Judgment of Divorce
Married couples always start off with the best intentions and try to make things work during a marriage. Unfortunately, not all marriages are meant to be. When it comes to divorce, it’s also great if a couple can resolve any issues they have informally. But if you and your soon-to-be ex can’t come to an agreement on your own, you might have to go to court to determine who gets what, from the kids to the coffee table.
Here is a quick overview of what you can expect in family court and the final judgment of divorce.
What is a Final Judgment in Divorce Proceedings?
The final judgment in a divorce proceeding is the final ruling that ends the marriage between a married couple. These judgments are rendered by the judge or jury. Once the court reaches this decision, the divorce is granted and finalized. In order to get a final judgment in a divorce, a married couple must go through the family court process.
Family Court and Final Judgment: The Basics
The vast majority of divorce cases reach some sort of settlement, whether through informal negotiation between the spouses (and their attorneys) or through more structured proceedings such as mediation or collaborative law.
But, in some divorce cases, no full settlement can be reached. This is usually because the spouses are too far apart in some or all of their respective wishes. They may not agree on a equitable solution for issues such as child custody, child support, and property division.
In these situations, the divorce will be handled in civil or “family” court, at the county/district branch of state court where the divorce petition was filed. A single judge usually presides over the case and issues a final judgment of divorce, although one or both spouses may have the right to request a jury trial.
The Court Process: Evidence and Arguments
In family court, attorneys for each spouse present evidence and arguments related to the divorce on issues like child custody and visitation, child and spousal support, and property division. Evidence in a divorce trial can come in the form of:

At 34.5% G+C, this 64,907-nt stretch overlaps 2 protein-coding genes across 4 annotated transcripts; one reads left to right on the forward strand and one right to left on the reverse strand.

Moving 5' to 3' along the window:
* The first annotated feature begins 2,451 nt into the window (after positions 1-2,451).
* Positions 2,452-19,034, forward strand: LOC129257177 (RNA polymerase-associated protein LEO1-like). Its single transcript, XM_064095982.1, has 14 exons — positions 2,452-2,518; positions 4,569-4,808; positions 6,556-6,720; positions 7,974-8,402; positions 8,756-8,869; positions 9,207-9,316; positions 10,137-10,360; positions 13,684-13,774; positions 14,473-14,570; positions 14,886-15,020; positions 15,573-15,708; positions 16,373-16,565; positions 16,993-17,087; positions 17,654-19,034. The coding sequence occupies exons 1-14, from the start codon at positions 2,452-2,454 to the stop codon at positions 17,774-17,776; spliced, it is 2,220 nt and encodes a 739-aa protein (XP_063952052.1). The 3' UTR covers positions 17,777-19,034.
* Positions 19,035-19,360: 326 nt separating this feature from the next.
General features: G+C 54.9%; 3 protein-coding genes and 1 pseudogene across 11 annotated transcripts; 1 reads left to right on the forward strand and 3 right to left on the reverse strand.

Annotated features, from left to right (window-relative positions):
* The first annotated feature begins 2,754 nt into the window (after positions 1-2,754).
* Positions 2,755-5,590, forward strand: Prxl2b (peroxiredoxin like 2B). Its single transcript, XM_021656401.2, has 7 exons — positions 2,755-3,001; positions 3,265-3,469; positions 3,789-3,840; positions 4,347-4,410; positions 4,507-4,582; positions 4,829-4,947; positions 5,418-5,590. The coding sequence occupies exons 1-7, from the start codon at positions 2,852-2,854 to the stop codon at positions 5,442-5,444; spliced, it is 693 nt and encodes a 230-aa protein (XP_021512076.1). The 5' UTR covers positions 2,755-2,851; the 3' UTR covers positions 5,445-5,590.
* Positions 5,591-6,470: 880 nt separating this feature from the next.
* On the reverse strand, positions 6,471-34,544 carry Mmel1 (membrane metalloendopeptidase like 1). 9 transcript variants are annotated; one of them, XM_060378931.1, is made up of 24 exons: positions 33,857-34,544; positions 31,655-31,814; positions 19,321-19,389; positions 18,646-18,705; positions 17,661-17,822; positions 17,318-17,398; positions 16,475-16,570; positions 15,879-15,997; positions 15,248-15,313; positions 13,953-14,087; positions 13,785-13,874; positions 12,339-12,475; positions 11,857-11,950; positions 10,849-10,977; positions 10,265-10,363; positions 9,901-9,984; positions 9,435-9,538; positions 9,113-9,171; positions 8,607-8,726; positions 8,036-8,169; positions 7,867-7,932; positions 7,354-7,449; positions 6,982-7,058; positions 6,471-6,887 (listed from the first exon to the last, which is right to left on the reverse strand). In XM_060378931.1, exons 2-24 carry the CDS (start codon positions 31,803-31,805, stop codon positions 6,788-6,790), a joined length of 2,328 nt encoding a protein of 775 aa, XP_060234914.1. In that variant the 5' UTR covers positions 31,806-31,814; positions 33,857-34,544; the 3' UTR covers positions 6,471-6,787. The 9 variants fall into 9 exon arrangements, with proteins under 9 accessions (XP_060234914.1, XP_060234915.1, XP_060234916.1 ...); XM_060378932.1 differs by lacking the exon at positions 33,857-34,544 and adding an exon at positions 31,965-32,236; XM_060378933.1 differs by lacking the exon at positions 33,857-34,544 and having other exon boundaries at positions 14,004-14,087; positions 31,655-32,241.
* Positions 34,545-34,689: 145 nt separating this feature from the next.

- Testimony from the spouses;
- Witness testimony — including a guardian ad litem, a neutral third party who advocates for and represents the child(ren) in court, and expert witnesses (financial analysts, property valuation experts, etc.); and
- Documents — including records related to marital property and finances.
As each side presents its own evidence and arguments, the other side has an opportunity to question witnesses and challenge evidence through “cross-examination” — challenging the witness’s story, testing their credibility, disputing documents, and otherwise attempting to discredit or discount witnesses and evidence.
The Court Process: Final Judgment of Divorce
After hearing and examining all evidence, the judge (or jury) will issue a final ruling resolving the divorce and all surrounding issues. Once the judge reaches a decision, they grant the divorce and enter a judgment finalizing the divorce and all related issues.
This judgment dictates a number of things about the now-divorced couple’s rights and obligations, including:
- Division of the couple’s marital property, debts, and resolution of other financial matters;
- Child custody, living arrangements, and a visitation schedule; and
- Child support and spousal support (alimony): who pays, who receives, how much, when, etc.
Once a judgment is entered, either or both spouses can appeal a trial court judge’s decision to a higher (“appellate” or “appeals”) court, although it is unusual for an appeals court to overturn a judge or jury’s decision in a divorce case.